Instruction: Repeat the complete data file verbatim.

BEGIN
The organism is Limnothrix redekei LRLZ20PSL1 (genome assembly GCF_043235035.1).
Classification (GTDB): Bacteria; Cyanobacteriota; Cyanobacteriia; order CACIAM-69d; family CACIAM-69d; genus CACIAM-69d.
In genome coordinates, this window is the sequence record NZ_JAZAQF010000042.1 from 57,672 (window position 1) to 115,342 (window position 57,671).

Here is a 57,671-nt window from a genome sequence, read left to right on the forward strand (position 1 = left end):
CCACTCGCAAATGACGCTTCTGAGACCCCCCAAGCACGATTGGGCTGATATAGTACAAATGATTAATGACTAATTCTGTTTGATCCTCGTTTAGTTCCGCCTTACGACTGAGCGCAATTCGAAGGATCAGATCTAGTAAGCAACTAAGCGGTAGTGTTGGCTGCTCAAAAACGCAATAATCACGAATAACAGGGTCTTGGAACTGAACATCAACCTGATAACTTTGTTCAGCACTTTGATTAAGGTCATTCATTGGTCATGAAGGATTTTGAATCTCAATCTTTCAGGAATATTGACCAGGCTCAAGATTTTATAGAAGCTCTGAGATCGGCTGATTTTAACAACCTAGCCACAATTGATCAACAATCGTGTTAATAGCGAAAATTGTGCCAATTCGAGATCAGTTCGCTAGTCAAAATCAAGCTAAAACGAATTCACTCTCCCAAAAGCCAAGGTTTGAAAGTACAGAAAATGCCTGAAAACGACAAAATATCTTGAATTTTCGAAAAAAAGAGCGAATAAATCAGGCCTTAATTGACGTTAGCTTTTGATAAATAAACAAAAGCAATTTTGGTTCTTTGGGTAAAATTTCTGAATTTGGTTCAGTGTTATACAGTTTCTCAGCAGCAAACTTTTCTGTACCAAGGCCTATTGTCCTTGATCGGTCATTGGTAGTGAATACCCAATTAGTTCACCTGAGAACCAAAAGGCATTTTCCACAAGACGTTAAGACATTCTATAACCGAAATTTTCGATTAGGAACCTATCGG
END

The organism is Limnothrix redekei LRLZ20PSL1 (genome assembly GCF_043235035.1).
Classification (GTDB): Bacteria; Cyanobacteriota; Cyanobacteriia; order CACIAM-69d; family CACIAM-69d; genus CACIAM-69d.
In genome coordinates, this window is the sequence record NZ_JAZAQF010000042.1 from 57,672 (window position 1) to 115,342 (window position 57,671).

Here is a 57,671-nt window from a genome sequence, read left to right on the forward strand (position 1 = left end):
CCACTCGCAAATGACGCTTCTGAGACCCCCCAAGCACGATTGGGCTGATATAGTACAAATGATTAATGACTAATTCTGTTTGATCCTCGTTTAGTTCCGCCTTACGACTGAGCGCAATTCGAAGGATCAGATCTAGTAAGCAACTAAGCGGTAGTGTTGGCTGCTCAAAAACGCAATAATCACGAATAACAGGGTCTTGGAACTGAACATCAACCTGATAACTTTGTTCAGCACTTTGATTAAGGTCATTCATTGGTCATGAAGGATTTTGAATCTCAATCTTTCAGGAATATTGACCAGGCTCAAGATTTTATAGAAGCTCTGAGATCGGCTGATTTTAACAACCTAGCCACAATTGATCAACAATCGTGTTAATAGCGAAAATTGTGCCAATTCGAGATCAGTTCGCTAGTCAAAATCAAGCTAAAACGAATTCACTCTCCCAAAAGCCAAGGTTTGAAAGTACAGAAAATGCCTGAAAACGACAAAATATCTTGAATTTTCGAAAAAAAGAGCGAATAAATCAGGCCTTAATTGACGTTAGCTTTTGATAAATAAACAAAAGCAATTTTGGTTCTTTGGGTAAAATTTCTGAATTTGGTTCAGTGTTATACAGTTTCTCAGCAGCAAACTTTTCTGTACCAAGGCCTATTGTCCTTGATCGGTCATTGGTAGTGAATACCCAATTAGTTCACCTGAGAACCAAAAGGCATTTTCCACAAGACGTTAAGACATTCTATAACCGAAATTTTCGATTAGGAACCTATCGG